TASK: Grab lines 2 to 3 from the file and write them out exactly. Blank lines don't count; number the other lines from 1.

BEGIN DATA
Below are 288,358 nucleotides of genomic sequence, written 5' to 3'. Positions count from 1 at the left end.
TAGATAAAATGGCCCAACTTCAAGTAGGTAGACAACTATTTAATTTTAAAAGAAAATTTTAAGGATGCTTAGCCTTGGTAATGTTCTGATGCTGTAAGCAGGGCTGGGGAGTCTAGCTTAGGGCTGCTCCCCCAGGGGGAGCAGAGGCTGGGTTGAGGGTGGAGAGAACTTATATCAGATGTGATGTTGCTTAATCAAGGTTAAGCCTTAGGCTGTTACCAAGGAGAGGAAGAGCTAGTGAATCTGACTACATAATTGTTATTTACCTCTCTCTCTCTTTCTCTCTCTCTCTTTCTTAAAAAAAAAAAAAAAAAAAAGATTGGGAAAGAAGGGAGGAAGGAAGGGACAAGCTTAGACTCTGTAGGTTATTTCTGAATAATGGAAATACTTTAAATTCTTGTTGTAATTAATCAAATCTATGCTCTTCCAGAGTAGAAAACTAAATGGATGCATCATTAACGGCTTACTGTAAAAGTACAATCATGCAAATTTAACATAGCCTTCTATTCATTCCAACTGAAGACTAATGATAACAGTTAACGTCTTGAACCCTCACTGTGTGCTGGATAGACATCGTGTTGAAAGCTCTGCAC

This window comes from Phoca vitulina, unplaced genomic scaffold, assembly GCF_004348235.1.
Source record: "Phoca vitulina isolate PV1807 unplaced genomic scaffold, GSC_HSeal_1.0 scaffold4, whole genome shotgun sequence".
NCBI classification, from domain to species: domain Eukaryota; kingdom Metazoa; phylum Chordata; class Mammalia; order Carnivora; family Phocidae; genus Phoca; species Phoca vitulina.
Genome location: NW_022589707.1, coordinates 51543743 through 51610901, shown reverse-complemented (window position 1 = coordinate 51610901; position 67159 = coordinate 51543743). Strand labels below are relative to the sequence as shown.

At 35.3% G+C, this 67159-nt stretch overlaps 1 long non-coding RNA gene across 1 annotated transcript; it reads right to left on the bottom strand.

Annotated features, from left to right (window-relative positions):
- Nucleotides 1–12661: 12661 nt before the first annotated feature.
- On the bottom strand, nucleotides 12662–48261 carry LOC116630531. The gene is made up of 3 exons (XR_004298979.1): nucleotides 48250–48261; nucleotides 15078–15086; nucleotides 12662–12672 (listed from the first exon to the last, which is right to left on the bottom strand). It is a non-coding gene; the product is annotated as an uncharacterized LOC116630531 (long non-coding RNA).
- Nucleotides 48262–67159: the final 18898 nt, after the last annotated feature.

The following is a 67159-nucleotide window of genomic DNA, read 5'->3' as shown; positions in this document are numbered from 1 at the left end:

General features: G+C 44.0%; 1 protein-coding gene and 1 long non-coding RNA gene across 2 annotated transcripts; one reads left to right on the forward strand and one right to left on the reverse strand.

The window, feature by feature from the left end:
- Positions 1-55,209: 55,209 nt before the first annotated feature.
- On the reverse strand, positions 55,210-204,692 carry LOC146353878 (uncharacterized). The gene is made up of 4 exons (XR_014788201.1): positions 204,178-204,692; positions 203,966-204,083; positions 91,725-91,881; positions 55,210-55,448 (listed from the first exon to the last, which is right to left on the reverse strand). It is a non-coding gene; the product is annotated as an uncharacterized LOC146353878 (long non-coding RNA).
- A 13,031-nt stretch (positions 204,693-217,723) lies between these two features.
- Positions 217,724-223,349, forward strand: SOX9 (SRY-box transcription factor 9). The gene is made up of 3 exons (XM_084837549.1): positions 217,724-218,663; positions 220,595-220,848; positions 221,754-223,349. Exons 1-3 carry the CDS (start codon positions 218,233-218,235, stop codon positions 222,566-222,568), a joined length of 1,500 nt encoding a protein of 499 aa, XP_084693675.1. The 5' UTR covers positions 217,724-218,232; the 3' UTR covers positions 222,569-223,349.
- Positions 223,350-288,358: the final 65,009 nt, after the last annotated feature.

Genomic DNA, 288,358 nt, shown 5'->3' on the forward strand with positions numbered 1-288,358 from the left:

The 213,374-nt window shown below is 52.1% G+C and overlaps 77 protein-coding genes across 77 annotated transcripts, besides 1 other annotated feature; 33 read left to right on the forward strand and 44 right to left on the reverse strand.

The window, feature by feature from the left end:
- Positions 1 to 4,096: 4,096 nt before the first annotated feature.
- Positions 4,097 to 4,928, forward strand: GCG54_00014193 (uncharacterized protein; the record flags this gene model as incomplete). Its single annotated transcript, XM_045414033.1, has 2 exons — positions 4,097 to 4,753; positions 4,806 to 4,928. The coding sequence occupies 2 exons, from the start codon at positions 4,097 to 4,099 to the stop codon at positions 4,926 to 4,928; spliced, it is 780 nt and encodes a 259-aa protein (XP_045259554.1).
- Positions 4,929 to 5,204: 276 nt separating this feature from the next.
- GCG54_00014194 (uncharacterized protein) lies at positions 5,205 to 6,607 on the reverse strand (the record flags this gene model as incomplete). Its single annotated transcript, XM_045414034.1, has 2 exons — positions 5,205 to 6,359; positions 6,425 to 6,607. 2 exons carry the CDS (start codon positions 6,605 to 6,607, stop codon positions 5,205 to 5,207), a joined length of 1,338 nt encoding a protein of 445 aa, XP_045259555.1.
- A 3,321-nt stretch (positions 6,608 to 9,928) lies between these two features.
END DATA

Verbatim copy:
TAGATAAAATGGCCCAACTTCAAGTAGGTAGACAACTATTTAATTTTAAAAGAAAATTTTAAGGATGCTTAGCCTTGGTAATGTTCTGATGCTGTAAGCAGGGCTGGGGAGTCTAGCTTAGGGCTGCTCCCCCAGGGGGAGCAGAGGCTGGGTTGAGGGTGGAGAGAACTTATATCAGATGTGATGTTGCTTAATCAAGGTTAAGCCTTAGGCTGTTACCAAGGAGAGGAAGAGCTAGTGAATCTGACTACATAATTGTTATTTACCTCTCTCTCTCTTTCTCTCTCTCTCTTTCTTAAAAAAAAAAAAAAAAAAAAGATTGGGAAAGAAGGGAGGAAGGAAGGGACAAGCTTAGACTCTGTAGGTTATTTCTGAATAATGGAAATACTTTAAATTCTTGTTGTAATTAATCAAATCTATGCTCTTCCAGAGTAGAAAACTAAATGGATGCATCATTAACGGCTTACTGTAAAAGTACAATCATGCAAATTTAACATAGCCTTCTATTCATTCCAACTGAAGACTAATGATAACAGTTAACGTCTTGAACCCTCACTGTGTGCTGGATAGACATCGTGTTGAAAGCTCTGCAC

This window comes from Phoca vitulina, unplaced genomic scaffold, assembly GCF_004348235.1.